Updated from 10:08 a.m. to include more details about the DIRECTV/SUNDAY TICKET deal.

NEW YORK (TheStreet) -- The proposed $49 billion big merger between AT&T (T) - Get Report and DIRECTV (DTV) is not about subscribers, free cash flow, dividend coverage or any other story you may read this morning. It's about football. More specifically, it's about the National Football League, which has become a television ratings powerhouse under Commissioner Roger Goodell.

Embedded in the 8-k filing is the fact that NFL Sunday Ticket, which has been on DIRECTV for years, could potentially kill the merger, should a deal not be consummated between the NFL and DIRECTV:

The parties also have agreed that in the event that DIRECTV's agreement for the "NFL Sunday Ticket" service is not renewed substantially on the terms discussed between the parties, the Company may elect not to consummate the Merger, but the Company will not have a damages claim arising out of such failure so long as DIRECTV used its reasonable best efforts to obtain such renewal. The obligation of each party to consummate the Merger is also conditioned upon the other party's representations and warranties being true and correct (subject to certain materiality exceptions), the other party having performed in all material respects its obligations under the Merger Agreement, receipt of certain tax opinions and the other party having not suffered a material adverse effect (as described in the Merger Agreement).

Giving the NFL such power is unusual in a merger more about video subscribers than anything else, but Hudson Square Research analyst Daniel Ernst notes DIRECTV is in talks to renew the deal, despite the NFL going around and shopping the package to other providers.

"Well of course, DTV [DIRECTV] just renewed that deal, presumably at a higher rate then they were paying previously, and the NFL presumably shopped the package to others and did not get a higher bid," Ernst said in an email. "So perhaps there is less leverage than you think. And perhaps, T [AT&T] included the disclosure in the 8K to signal, there is a level that if crossed they are willing to walk."

Shares of DIRECTV were down sharply in Monday trading, falling 2.1% to $84.37, while AT&T shares were off 1.8% to $36.07.

AT&T said it would buy DIRECTV for $48.5 billion in cash and stock, or $95 per share. The total amount of the deal would be $67 billion, when accounting for debt.

In late 2013, NFL Commissioner Roger Goodell was said to be shopping the package, which allows consumers to watch every NFL game on Sundays to companies such as Google (GOOG) - Get Report via YouTube, and other technology companies.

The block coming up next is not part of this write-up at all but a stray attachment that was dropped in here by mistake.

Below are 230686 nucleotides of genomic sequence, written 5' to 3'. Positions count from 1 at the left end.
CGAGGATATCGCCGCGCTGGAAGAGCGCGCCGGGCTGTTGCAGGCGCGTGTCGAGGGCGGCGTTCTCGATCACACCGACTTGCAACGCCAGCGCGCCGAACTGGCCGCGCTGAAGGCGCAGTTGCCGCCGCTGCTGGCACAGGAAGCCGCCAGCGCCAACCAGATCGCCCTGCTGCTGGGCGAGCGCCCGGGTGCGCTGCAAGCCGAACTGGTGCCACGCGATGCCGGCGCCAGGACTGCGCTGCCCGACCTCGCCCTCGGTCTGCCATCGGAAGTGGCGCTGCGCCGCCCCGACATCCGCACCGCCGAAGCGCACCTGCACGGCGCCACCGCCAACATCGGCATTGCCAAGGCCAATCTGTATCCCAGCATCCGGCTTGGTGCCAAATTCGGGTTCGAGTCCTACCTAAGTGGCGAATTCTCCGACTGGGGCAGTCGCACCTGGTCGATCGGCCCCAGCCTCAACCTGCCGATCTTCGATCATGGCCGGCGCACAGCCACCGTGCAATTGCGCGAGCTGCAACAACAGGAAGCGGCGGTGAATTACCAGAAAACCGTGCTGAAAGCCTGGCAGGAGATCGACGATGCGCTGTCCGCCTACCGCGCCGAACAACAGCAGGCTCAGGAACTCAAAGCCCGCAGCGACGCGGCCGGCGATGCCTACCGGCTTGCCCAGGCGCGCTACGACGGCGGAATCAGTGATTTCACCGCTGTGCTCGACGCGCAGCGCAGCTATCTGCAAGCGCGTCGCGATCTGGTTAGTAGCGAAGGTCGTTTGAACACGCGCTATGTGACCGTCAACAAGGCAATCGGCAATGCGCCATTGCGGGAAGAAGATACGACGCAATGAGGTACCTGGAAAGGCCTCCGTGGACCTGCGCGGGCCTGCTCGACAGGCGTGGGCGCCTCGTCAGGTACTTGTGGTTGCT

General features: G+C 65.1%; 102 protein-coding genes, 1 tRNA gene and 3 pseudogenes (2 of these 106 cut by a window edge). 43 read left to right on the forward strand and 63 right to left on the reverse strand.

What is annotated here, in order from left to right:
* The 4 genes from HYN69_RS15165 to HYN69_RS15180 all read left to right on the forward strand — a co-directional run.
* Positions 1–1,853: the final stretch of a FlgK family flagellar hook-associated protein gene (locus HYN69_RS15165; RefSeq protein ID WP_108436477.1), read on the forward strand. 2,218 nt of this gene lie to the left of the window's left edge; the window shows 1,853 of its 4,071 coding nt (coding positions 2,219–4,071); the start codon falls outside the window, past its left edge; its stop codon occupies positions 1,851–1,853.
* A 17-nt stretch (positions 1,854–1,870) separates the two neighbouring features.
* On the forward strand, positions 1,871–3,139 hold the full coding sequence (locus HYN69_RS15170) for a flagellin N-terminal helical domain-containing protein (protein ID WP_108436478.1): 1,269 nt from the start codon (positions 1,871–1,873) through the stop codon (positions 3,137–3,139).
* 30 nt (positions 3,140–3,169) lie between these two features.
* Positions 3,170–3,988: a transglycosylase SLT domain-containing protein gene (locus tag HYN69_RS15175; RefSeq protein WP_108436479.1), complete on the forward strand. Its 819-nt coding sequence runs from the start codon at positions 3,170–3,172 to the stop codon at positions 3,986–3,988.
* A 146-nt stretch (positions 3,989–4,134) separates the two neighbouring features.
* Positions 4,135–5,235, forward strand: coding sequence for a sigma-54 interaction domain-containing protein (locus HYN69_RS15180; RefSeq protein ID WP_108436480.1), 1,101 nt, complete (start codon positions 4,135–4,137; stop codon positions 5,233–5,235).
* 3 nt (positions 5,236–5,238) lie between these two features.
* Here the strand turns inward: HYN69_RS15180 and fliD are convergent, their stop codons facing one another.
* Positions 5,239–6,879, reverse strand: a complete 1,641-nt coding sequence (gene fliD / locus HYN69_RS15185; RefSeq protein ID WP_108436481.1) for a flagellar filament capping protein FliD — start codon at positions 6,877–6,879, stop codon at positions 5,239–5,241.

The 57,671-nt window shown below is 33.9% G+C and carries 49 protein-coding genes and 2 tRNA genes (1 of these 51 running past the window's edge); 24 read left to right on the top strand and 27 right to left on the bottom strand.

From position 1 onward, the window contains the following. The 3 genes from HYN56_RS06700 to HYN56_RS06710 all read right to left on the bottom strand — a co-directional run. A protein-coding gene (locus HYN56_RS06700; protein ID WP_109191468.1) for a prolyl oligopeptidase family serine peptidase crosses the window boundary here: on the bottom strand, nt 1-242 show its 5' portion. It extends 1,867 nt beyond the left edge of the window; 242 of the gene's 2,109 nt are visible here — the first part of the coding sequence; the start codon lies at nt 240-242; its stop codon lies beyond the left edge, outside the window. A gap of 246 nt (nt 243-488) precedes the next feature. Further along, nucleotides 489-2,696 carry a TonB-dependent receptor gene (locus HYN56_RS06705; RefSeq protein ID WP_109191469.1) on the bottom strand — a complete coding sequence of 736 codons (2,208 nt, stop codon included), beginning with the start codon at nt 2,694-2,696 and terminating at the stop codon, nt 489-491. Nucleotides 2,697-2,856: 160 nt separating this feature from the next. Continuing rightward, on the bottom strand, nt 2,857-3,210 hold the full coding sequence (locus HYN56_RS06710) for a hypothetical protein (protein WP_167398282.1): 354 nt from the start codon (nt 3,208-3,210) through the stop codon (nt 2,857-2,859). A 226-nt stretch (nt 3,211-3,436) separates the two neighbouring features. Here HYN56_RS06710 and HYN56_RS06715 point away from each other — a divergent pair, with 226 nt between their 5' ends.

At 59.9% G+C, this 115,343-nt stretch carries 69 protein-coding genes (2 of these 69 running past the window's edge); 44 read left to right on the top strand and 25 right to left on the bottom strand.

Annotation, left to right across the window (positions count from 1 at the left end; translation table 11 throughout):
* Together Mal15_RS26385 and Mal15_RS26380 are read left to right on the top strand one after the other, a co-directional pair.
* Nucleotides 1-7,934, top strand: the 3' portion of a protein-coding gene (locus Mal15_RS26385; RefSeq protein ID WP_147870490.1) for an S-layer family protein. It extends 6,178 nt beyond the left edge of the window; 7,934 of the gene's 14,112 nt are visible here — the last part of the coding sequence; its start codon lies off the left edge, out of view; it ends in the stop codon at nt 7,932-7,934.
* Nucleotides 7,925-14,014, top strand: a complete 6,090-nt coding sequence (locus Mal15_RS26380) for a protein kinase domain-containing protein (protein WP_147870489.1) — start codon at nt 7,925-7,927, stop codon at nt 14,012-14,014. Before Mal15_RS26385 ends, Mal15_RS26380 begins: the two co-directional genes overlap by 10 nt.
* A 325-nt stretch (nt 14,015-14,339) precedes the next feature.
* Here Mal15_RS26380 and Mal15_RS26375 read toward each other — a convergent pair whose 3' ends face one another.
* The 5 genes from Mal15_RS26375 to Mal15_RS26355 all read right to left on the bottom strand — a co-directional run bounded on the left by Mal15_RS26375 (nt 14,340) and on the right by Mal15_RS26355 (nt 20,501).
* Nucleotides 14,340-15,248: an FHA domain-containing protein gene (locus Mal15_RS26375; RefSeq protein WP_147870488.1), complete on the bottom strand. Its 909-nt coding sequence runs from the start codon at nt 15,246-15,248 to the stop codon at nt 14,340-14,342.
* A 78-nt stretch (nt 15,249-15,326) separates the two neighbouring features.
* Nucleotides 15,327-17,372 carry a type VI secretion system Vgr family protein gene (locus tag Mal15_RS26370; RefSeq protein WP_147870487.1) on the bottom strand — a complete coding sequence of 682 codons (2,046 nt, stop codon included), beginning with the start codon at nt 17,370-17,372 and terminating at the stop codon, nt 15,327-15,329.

In 2009, DIRECTV extended its agreement with the NFL for SUNDAY TICKET for four-years, at a price tag of $4 billion. The latest public comments from DIRECTV CEO Mike White is that the company and the NFL were continuing to talk about extending the deal, given the relationship the two companies have. There is currently one season left with the NFL for SUNDAY TICKET, as the deal expires between both parties at the end of the 2014-2015 NFL season.

The NFL has not been shy in recent years about adding technology to improve the viewing experience of its games. In recent years, it brought some of its games to Verizon (VZ) - Get Report, allowing users to watch Thursday and Sunday night games on their smartphones. Some teams have added tablets to help enhance the viewing opportunities in stadium, allowing fans to keep up to date on their fantasy teams. The NFL is clearly taking technological enhancements seriously, especially as ticket prices continue to remain elevated, and going to an actual game remains expensive.

On DIRECTV's latest earnings call, White noted the quarterly results were aided by SUNDAY TICKET. "You got to remember when you go from the fourth quarter to the first quarter, the fourth quarter, we had a very strong NFL SUNDAY TICKET program and with a number of takers and a number of paid takers," White said on the call. "So in the fourth quarter, we definitely saw a nice tailwind there."

ESPN Sports Business Reporter Darren Rovell noted that a deal would eventually get done, as both AT&T CEO Randall Stephenson and DIRECTV's White have talked to Goodell about the deal.

On the call discussing the merger, CEO White noted that DIRECTV has to go back to its content providers, the NFL chiefly among them, as the deal between Dallas, TX.-based AT&T and El Segundo, Calif.-based DIRECTV is more about mobile devices, something which DIRECTV offers none of.

White also noted DIRECTV is "still highly confident" about getting a deal done between both parties. "Discussions are very positive with the NFL."

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--Written by Chris Ciaccia in New York

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